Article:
### Speaker

Richard Wilkinson
(University of Sheffield)

### Description

Approximate Bayesian computation (ABC) is the name given to a collection of Monte Carlo algorithms used for fitting complex computer models to data. The methods rely upon simulation, rather than likelihood based calculation, and so can be used to calibrate a much wider set of simulation models. The simplest version of ABC is intuitive: we sample repeatedly from the prior distribution, and accept parameter values that give a close match between the simulation and the data. This has been extended in many ways, for example, reducing the dimension of the datasets using summary statistics and then calibrating to the summaries instead of the full data; using more efficient Monte Carlo algorithms (MCMC, SMC, etc); and introducing modelling approaches to overcome computational cost and to minimize the error in the approximation.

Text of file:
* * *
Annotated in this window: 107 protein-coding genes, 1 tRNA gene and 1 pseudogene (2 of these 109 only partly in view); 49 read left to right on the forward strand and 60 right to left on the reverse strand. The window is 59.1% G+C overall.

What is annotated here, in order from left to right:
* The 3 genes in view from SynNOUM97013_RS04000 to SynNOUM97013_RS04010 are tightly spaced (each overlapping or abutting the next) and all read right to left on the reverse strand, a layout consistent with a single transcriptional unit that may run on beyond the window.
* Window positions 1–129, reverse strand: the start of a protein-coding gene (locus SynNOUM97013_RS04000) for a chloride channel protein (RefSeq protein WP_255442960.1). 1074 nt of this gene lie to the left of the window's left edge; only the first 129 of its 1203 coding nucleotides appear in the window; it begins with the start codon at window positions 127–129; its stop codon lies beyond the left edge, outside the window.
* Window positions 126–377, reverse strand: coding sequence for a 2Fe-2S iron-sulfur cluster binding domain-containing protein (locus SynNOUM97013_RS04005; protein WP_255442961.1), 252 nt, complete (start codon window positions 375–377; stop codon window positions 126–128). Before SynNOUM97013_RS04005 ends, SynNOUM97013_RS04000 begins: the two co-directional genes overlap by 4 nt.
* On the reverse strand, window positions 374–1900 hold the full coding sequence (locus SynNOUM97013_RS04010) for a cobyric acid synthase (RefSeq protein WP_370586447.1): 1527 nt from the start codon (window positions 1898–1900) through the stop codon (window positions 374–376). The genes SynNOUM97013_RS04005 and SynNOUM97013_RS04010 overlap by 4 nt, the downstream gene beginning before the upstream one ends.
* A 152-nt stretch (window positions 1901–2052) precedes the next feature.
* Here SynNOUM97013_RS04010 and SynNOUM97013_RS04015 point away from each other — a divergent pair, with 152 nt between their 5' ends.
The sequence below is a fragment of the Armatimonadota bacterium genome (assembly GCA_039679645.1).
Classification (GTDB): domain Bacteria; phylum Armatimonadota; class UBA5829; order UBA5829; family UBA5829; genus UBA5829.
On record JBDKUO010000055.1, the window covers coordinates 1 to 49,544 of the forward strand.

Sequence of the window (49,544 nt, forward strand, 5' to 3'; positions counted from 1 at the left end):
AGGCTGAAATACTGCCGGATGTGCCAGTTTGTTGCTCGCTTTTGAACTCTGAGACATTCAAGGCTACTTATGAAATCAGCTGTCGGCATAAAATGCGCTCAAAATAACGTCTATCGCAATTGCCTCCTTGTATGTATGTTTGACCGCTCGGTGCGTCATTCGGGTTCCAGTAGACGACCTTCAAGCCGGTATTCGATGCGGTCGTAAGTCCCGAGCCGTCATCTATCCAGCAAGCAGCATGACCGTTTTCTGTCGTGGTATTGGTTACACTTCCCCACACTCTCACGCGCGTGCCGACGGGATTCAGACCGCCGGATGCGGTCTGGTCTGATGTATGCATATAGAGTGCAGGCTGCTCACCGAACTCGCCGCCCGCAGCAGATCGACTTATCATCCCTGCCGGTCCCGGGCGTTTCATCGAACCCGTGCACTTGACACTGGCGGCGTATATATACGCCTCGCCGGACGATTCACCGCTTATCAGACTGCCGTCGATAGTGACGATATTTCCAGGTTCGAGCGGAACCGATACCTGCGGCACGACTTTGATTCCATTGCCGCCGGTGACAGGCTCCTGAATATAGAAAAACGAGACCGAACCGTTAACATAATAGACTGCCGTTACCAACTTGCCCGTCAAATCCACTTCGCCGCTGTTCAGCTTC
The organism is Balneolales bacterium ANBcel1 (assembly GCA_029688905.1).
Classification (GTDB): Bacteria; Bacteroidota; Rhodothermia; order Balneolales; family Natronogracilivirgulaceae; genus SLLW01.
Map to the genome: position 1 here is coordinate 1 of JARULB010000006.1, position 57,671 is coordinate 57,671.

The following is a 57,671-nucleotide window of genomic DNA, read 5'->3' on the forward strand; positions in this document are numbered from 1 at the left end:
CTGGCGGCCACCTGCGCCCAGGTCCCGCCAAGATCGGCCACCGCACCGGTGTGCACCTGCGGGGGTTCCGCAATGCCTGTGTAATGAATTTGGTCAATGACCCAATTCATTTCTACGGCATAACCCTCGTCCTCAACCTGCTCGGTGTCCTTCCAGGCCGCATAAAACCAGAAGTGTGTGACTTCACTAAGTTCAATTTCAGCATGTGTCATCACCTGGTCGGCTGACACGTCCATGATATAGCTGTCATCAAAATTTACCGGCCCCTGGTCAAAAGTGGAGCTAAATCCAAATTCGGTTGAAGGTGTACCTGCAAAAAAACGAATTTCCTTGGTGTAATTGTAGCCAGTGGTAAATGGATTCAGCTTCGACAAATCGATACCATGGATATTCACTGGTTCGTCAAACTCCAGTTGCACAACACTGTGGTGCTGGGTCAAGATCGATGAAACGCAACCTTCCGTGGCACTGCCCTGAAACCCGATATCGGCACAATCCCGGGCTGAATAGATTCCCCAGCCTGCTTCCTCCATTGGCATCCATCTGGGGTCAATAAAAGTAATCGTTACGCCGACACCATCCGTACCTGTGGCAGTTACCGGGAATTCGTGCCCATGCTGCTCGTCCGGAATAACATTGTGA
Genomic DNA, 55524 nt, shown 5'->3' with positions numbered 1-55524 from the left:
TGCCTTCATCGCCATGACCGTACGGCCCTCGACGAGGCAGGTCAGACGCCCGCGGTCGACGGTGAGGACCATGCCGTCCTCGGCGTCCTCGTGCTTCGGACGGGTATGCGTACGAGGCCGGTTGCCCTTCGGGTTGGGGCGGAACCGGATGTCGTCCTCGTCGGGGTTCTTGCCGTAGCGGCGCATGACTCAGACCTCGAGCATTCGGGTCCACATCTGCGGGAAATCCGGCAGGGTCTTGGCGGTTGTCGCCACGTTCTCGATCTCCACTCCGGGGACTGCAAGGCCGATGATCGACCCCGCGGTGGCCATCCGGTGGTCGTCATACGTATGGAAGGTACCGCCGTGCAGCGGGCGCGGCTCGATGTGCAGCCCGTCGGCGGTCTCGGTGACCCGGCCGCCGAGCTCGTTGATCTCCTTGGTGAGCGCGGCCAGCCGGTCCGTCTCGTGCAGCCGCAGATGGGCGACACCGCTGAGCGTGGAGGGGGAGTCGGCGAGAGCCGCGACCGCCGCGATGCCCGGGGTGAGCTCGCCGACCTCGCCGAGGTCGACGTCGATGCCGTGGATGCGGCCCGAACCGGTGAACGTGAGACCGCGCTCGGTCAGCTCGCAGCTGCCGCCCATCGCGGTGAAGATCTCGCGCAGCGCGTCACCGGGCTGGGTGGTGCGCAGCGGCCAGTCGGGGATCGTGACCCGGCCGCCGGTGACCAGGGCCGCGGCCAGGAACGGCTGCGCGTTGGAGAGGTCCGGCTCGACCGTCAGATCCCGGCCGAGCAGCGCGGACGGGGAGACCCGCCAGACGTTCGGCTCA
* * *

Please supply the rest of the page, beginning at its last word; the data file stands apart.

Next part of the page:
The two key challenges for ABC methods are i) dealing with computational constraints; and ii) finding good low dimensional summaries.
Much of the early work on i) was based upon finding efficient sampling algorithms, adapting methods such as MCMC and sequential Monte Carlo methods, to more efficiently find good regions of parameter space. Although these methods can dramatically reduce the amount of computation needed, they still require hundreds of thousands of simulations. Recent work has instead focused on the use of meta-models or emulators. These are cheap statistical surrogates that approximate the simulator, and which can be used in place of the simulator to find the posterior distribution. A key question when using these methods concerns the experimental design: where should we next run the simulator, in order to maximise our information about the posterior distribution?